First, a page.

FULLERTON : Low-Income Housing Project Voted Down

A proposed housing project for low-income people was rejected this week by the City Council.

Council members voted 3-1 to deny the project after dozens of residents objected to its proposed location.

Mayor A.B. (Buck) Catlin and council members Julie Sa and Don Bankhead sided with the residents. They said the proposed site was inappropriate for the project. Councilman Chris Norby was absent.

Councilwoman Molly McClanahan cast the dissenting vote. She called the project “worthy” and said it could have provided affordable housing for people who work in the city but cannot afford to live here.


But residents said the proposed complex would alter their view and lower their property values.

“This is in my back yard,” Jane Caple told the council during a three-hour public hearing Tuesday. “Why can’t you put this somewhere else?”

The La Habra Neighborhood Housing Service, a nonprofit organization, had proposed building a 15-unit apartment complex on a lot on Harbor Boulevard that has not been developed because of landslides and other geological problems.

Surrounding the vacant lot is St. Jude Medical Center, Fullerton Municipal Golf Course, a convalescent home, business buildings and some homes.


Glenn Hayes, executive director of the La Habra NHS, called the proposal a “quality project” that would not “negatively impact” neighbors.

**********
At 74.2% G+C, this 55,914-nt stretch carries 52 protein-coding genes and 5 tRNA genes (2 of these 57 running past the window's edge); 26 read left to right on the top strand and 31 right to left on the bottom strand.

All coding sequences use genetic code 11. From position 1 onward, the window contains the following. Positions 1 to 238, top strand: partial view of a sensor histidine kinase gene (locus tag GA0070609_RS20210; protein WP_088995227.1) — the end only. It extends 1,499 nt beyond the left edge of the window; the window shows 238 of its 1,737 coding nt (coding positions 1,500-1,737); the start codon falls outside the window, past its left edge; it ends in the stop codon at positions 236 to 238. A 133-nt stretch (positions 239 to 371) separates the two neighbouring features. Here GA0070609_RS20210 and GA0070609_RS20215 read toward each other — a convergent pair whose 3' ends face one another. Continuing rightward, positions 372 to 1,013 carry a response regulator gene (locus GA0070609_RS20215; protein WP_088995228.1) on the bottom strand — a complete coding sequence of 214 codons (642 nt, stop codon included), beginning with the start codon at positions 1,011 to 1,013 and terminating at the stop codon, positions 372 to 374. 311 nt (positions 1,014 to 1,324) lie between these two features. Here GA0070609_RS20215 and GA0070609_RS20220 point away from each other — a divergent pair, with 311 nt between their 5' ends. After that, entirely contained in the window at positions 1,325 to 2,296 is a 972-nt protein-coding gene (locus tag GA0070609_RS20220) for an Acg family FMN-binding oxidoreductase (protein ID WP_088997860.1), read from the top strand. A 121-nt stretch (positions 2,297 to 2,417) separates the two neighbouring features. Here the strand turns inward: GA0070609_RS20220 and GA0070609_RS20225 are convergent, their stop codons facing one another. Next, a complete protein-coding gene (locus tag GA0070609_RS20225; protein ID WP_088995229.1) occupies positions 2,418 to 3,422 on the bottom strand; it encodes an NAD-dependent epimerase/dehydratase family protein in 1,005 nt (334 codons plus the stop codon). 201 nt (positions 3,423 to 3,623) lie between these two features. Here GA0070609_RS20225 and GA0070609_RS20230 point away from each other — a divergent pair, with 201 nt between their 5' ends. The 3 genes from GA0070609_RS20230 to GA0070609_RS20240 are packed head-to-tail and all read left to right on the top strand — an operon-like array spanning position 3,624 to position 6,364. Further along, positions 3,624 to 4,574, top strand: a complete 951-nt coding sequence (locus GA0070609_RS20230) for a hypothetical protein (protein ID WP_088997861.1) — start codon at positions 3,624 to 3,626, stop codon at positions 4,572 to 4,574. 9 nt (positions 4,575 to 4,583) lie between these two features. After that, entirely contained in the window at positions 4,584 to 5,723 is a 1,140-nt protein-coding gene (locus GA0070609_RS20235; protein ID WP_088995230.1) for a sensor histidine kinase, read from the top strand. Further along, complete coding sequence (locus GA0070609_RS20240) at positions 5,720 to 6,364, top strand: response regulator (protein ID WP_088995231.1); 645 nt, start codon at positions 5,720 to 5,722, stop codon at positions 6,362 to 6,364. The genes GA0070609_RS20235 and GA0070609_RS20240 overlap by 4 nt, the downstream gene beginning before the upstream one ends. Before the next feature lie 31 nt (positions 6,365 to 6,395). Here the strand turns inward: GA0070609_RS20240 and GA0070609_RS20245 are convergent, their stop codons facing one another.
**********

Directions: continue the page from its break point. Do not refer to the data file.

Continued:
Neighbors disagreed and while some said they did not oppose affordable housing, they insisted Harbor Boulevard was not the place for it.

Had the plan been approved, the developers would have received a $565,000 loan from the city to help build the complex. The building also would have been taken off the property tax rolls for up to 99 years--something some residents and Sa did not like.

Bankhead said he would have voted in favor of the project had it not required a zone change from office space to medium-density residential. “I hope we can find another site for it because it is a good project,” he said.


Catlin suggested the city look for land it owns to swap with the proposed site’s landowner so the project could still be built.

“I see this as a land-use issue,” he said. “I think it’s a project in the wrong place and I think the solution to this problem is to exchange (land) and keep (the vacant property) as open space.”